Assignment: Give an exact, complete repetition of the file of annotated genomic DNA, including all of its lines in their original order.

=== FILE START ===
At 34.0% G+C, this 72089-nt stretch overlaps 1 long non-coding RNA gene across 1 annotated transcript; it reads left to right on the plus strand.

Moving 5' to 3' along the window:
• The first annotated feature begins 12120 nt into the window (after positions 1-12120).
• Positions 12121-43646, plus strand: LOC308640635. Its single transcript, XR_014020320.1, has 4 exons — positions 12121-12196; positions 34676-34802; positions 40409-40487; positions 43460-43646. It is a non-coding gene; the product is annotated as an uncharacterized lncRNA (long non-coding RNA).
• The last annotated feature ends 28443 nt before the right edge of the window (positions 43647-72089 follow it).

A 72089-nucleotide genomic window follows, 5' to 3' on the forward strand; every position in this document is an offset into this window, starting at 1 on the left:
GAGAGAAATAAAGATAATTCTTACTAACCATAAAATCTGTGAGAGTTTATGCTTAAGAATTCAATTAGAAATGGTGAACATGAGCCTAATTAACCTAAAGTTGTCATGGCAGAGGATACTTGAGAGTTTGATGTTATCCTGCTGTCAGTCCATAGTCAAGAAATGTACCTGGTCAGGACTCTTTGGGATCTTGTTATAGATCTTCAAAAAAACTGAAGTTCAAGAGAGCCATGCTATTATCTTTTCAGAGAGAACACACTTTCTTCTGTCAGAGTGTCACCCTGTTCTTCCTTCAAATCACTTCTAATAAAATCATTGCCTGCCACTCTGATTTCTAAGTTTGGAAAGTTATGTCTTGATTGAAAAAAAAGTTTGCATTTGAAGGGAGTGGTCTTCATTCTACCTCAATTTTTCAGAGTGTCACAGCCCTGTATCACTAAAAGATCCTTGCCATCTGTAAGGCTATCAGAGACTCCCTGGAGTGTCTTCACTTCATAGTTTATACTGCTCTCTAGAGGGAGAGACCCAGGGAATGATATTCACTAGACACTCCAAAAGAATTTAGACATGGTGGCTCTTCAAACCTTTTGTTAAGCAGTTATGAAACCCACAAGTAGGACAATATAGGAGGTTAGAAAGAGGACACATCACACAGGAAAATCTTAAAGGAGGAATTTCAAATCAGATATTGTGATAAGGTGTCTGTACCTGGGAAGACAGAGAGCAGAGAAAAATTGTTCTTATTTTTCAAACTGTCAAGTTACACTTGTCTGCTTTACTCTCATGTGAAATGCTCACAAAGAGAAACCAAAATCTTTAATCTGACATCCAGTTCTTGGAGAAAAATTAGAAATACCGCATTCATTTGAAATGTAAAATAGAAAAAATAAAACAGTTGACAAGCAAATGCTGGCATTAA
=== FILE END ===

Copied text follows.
At 34.0% G+C, this 72089-nt stretch overlaps 1 long non-coding RNA gene across 1 annotated transcript; it reads left to right on the plus strand.

Moving 5' to 3' along the window:
• The first annotated feature begins 12120 nt into the window (after positions 1-12120).
• Positions 12121-43646, plus strand: LOC308640635. Its single transcript, XR_014020320.1, has 4 exons — positions 12121-12196; positions 34676-34802; positions 40409-40487; positions 43460-43646. It is a non-coding gene; the product is annotated as an uncharacterized lncRNA (long non-coding RNA).
• The last annotated feature ends 28443 nt before the right edge of the window (positions 43647-72089 follow it).

A 72089-nucleotide genomic window follows, 5' to 3' on the forward strand; every position in this document is an offset into this window, starting at 1 on the left:
GAGAGAAATAAAGATAATTCTTACTAACCATAAAATCTGTGAGAGTTTATGCTTAAGAATTCAATTAGAAATGGTGAACATGAGCCTAATTAACCTAAAGTTGTCATGGCAGAGGATACTTGAGAGTTTGATGTTATCCTGCTGTCAGTCCATAGTCAAGAAATGTACCTGGTCAGGACTCTTTGGGATCTTGTTATAGATCTTCAAAAAAACTGAAGTTCAAGAGAGCCATGCTATTATCTTTTCAGAGAGAACACACTTTCTTCTGTCAGAGTGTCACCCTGTTCTTCCTTCAAATCACTTCTAATAAAATCATTGCCTGCCACTCTGATTTCTAAGTTTGGAAAGTTATGTCTTGATTGAAAAAAAAGTTTGCATTTGAAGGGAGTGGTCTTCATTCTACCTCAATTTTTCAGAGTGTCACAGCCCTGTATCACTAAAAGATCCTTGCCATCTGTAAGGCTATCAGAGACTCCCTGGAGTGTCTTCACTTCATAGTTTATACTGCTCTCTAGAGGGAGAGACCCAGGGAATGATATTCACTAGACACTCCAAAAGAATTTAGACATGGTGGCTCTTCAAACCTTTTGTTAAGCAGTTATGAAACCCACAAGTAGGACAATATAGGAGGTTAGAAAGAGGACACATCACACAGGAAAATCTTAAAGGAGGAATTTCAAATCAGATATTGTGATAAGGTGTCTGTACCTGGGAAGACAGAGAGCAGAGAAAAATTGTTCTTATTTTTCAAACTGTCAAGTTACACTTGTCTGCTTTACTCTCATGTGAAATGCTCACAAAGAGAAACCAAAATCTTTAATCTGACATCCAGTTCTTGGAGAAAAATTAGAAATACCGCATTCATTTGAAATGTAAAATAGAAAAAATAAAACAGTTGACAAGCAAATGCTGGCATTAA